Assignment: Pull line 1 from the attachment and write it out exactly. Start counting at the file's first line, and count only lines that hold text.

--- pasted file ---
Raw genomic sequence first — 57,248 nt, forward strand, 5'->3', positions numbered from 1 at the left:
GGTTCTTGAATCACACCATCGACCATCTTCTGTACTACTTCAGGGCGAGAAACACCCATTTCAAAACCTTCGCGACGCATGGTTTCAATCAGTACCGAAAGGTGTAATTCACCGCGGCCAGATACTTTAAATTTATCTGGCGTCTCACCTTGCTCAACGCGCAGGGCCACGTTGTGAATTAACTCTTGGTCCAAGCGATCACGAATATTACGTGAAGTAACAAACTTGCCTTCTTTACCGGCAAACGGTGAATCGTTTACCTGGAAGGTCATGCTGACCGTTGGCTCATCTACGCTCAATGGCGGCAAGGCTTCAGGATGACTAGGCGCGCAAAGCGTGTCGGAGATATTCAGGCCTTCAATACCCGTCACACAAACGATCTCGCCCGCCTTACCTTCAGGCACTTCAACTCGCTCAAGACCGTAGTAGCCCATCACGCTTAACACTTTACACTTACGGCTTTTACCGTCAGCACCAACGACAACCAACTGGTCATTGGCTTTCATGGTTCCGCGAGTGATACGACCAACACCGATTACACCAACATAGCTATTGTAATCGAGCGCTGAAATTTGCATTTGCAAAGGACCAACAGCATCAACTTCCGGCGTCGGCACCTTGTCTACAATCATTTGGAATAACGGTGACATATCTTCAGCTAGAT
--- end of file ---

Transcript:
Raw genomic sequence first — 57,248 nt, forward strand, 5'->3', positions numbered from 1 at the left: